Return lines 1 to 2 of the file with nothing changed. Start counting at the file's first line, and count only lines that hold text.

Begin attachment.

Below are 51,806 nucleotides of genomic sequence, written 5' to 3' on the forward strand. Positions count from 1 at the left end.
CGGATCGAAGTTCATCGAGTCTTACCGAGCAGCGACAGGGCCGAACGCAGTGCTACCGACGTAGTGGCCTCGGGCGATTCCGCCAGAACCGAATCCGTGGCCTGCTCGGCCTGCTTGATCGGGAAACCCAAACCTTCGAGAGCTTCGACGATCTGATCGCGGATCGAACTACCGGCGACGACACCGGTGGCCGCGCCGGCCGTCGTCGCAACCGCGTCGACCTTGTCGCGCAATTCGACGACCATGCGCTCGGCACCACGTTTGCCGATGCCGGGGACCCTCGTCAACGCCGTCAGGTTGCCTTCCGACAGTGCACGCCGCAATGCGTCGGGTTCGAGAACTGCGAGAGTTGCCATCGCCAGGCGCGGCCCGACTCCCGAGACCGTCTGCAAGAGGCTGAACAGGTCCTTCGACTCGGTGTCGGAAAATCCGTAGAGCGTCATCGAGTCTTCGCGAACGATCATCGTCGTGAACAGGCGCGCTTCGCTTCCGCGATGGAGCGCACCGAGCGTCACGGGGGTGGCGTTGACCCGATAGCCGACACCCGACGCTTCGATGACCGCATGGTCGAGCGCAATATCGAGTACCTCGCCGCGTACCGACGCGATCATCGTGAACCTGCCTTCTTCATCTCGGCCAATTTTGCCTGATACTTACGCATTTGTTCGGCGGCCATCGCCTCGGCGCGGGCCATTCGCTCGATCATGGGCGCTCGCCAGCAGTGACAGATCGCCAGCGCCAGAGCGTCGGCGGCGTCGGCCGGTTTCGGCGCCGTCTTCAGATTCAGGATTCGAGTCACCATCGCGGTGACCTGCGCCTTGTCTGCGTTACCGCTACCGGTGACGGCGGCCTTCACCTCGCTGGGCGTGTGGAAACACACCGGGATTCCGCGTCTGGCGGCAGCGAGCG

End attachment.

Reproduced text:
Below are 51,806 nucleotides of genomic sequence, written 5' to 3' on the forward strand. Positions count from 1 at the left end.
CGGATCGAAGTTCATCGAGTCTTACCGAGCAGCGACAGGGCCGAACGCAGTGCTACCGACGTAGTGGCCTCGGGCGATTCCGCCAGAACCGAATCCGTGGCCTGCTCGGCCTGCTTGATCGGGAAACCCAAACCTTCGAGAGCTTCGACGATCTGATCGCGGATCGAACTACCGGCGACGACACCGGTGGCCGCGCCGGCCGTCGTCGCAACCGCGTCGACCTTGTCGCGCAATTCGACGACCATGCGCTCGGCACCACGTTTGCCGATGCCGGGGACCCTCGTCAACGCCGTCAGGTTGCCTTCCGACAGTGCACGCCGCAATGCGTCGGGTTCGAGAACTGCGAGAGTTGCCATCGCCAGGCGCGGCCCGACTCCCGAGACCGTCTGCAAGAGGCTGAACAGGTCCTTCGACTCGGTGTCGGAAAATCCGTAGAGCGTCATCGAGTCTTCGCGAACGATCATCGTCGTGAACAGGCGCGCTTCGCTTCCGCGATGGAGCGCACCGAGCGTCACGGGGGTGGCGTTGACCCGATAGCCGACACCCGACGCTTCGATGACCGCATGGTCGAGCGCAATATCGAGTACCTCGCCGCGTACCGACGCGATCATCGTGAACCTGCCTTCTTCATCTCGGCCAATTTTGCCTGATACTTACGCATTTGTTCGGCGGCCATCGCCTCGGCGCGGGCCATTCGCTCGATCATGGGCGCTCGCCAGCAGTGACAGATCGCCAGCGCCAGAGCGTCGGCGGCGTCGGCCGGTTTCGGCGCCGTCTTCAGATTCAGGATTCGAGTCACCATCGCGGTGACCTGCGCCTTGTCTGCGTTACCGCTACCGGTGACGGCGGCCTTCACCTCGCTGGGCGTGTGGAAACACACCGGGATTCCGCGTCTGGCGGCAGCGAGCG